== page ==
Thin Ice

Many years ago, on a very cold day it snowed, and I did not have to go to school. That sentence alone makes this a happy story. Snow days were the highlight of the winter. It was as though someone granted us a spontaneous holiday. It was a reprieve from the classroom. To us it seemed that we learned more about life by jointly exploring a fresh and quiet new world covered in snow than we would have ever learned in a school building. There are very few adventures in a school building. Upon discovering our new fortune for the day my brother and I went on a walk in the snow. Other children, some still in pajamas, were coming out to see the liberator (the snow) which allowed us this one day of freedom.  Thus, we met our friend Charlie who was ready to join us to see the world as arctic explorers. We were fearless. We felt unstoppable with the energy of boyish youth inspired by the snowy wild. And we were unstoppably stupid. That could prove to be a terrible mix. It is only by the longsuffering of God that we all walked back home.

I was the youngest of the three. Charlie was a year older but must larger. He was easily thirty pounds heavier than me. My brother was older still and weighed even more. We tromped our way through the snow into the woods and across hills and pastures. The sky was gray, the wind was kicking, the earth was white, and the lakes were frozen… Here is where trouble began.  Yep, it was irresistible. To an unstoppable ten-year-old boy there is no danger in nature. There is no thought as to what could happen or what it could do to you. I was the lightest, so I ventured out first. The ice cracked under every step. We did not realize that was a very bad sign. For future reference: never walk on any ice that makes a noise. It is too thin. I went out a few steps and then back to the bank. Charlie was highly competitive. He could not be outdone. He stepped onto the lake and went a few feet further. My brother stayed on the shore like a news crew waiting for an imminent disaster. I was not as competitive as Charlie, but I loved irritating those who are. If I surpassed his farthest point, then he would be predictably compelled to go even further. In this game I had the advantage. I was lighter. I knew wherever he went was safe for me. He could only hope that wherever I went was safe for him.

Charlie and I ventured further and further as we crossed the lake. We had to stay a safe distance from each other because our combined weight would be too much for the ice which became darker with water visibly rippling below it. We had no idea how deep the lake was, how difficult it would be to get out if we fell in, or at what point the ice would fail. All the while we sang songs and hoped to get across the lake without getting wet. I was ahead of Charlie by about fifty feet and was getting close to the bank. The ice was significantly thinner on this side. In the very last step to shore my feet went through the ice. The water there was only ankle deep so I easily walked right onto the bank. This was bad news for Charlie. I left broken ice behind me. Its integrity, which was questionable to begin with, was now compromised. My brother looked at Charlie and said, “If he can’t make it, you can’t make it.” Charlie took about two more steps and down he went with a crack and a splash up to his belly. He made his way up and out breaking ice and splashing dirty lake water as he came. Yep, this was better than school.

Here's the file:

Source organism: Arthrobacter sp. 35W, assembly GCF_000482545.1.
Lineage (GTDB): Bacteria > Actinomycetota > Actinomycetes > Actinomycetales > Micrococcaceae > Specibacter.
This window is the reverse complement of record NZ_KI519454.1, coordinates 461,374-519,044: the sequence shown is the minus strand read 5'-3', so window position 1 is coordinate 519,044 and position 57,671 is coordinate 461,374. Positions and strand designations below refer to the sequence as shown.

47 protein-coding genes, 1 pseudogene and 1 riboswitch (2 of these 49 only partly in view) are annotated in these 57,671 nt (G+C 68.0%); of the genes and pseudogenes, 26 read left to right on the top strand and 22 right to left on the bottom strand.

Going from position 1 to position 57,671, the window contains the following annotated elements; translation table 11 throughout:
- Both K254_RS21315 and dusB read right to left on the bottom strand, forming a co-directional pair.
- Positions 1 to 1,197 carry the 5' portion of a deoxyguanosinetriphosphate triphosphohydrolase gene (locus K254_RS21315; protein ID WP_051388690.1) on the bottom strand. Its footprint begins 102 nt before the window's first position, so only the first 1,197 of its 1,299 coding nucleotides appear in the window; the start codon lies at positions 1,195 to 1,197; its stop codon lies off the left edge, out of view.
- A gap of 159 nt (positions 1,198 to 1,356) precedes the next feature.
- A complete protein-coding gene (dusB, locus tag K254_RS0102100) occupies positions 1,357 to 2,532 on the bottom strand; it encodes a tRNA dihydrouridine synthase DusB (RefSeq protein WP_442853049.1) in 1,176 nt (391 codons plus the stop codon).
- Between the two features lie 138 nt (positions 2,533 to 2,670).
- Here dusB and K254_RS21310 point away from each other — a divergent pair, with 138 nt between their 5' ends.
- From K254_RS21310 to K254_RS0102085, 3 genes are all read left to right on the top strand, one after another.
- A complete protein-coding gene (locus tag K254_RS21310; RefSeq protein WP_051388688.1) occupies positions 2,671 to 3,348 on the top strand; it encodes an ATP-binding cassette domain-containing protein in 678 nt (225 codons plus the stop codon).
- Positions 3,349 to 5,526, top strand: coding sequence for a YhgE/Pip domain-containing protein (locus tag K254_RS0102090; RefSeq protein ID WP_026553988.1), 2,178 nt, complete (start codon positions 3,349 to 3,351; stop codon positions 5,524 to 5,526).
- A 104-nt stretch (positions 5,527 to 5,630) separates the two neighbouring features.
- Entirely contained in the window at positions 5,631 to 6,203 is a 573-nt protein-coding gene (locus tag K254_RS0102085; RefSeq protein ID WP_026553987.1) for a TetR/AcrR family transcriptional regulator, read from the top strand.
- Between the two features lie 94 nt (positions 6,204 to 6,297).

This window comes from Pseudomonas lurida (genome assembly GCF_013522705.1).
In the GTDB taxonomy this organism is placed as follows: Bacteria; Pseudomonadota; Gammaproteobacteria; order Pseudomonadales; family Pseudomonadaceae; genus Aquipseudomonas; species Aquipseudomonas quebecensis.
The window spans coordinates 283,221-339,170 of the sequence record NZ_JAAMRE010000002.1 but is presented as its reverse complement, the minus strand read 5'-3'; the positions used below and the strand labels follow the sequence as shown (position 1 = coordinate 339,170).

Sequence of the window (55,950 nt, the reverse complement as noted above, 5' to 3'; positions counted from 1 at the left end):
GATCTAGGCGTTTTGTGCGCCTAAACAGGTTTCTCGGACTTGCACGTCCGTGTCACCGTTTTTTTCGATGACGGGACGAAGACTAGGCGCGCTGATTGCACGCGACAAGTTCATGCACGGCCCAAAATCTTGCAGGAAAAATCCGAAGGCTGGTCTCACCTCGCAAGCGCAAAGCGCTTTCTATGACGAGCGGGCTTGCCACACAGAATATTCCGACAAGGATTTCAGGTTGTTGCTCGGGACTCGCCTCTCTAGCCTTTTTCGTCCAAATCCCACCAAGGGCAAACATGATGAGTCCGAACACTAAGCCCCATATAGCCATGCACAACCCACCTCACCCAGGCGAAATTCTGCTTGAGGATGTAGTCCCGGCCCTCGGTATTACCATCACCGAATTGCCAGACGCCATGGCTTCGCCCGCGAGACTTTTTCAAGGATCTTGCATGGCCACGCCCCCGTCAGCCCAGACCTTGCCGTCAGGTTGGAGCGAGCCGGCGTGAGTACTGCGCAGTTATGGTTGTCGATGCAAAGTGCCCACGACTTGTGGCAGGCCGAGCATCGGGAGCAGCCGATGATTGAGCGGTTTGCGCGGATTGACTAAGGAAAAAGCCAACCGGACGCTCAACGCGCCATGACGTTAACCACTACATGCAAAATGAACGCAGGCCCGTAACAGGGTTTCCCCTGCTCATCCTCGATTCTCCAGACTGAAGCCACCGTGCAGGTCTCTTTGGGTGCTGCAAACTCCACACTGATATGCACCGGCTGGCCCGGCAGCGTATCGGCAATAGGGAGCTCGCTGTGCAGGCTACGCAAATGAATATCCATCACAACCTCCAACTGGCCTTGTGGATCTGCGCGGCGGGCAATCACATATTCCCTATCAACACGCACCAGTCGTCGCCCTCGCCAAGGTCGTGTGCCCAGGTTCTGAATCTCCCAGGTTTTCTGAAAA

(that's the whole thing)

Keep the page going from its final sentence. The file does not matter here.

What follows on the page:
What this ten-year-old boy did reflects what adults do in a more dangerous game. The game is simple: How far can you go away from God’s word and still be pleasing to Him? God set the limits and I will test the limits. Do we ever see the seriousness of our situations? Playing games with God or testing God’s patience is never a winning plan. God’s word is always solid ground. Why test to see how far you can go away from center and still be safe? Why venture when eternity is looming? Why venture and claim any faith or love for God? With God there is no uncertain step, there is no thin ice. We can rest assured that each step with God is entirely safe, and right and good.

Deuteronomy 5:32-33 “Therefore you shall be careful to do as the LORD your God has commanded you; you shall not turn aside to the right hand or to the left. You shall walk in all the ways which the LORD your God has commanded you, that you may live and that it may be well with you, and that you may prolong your days in the land which you shall possess.”

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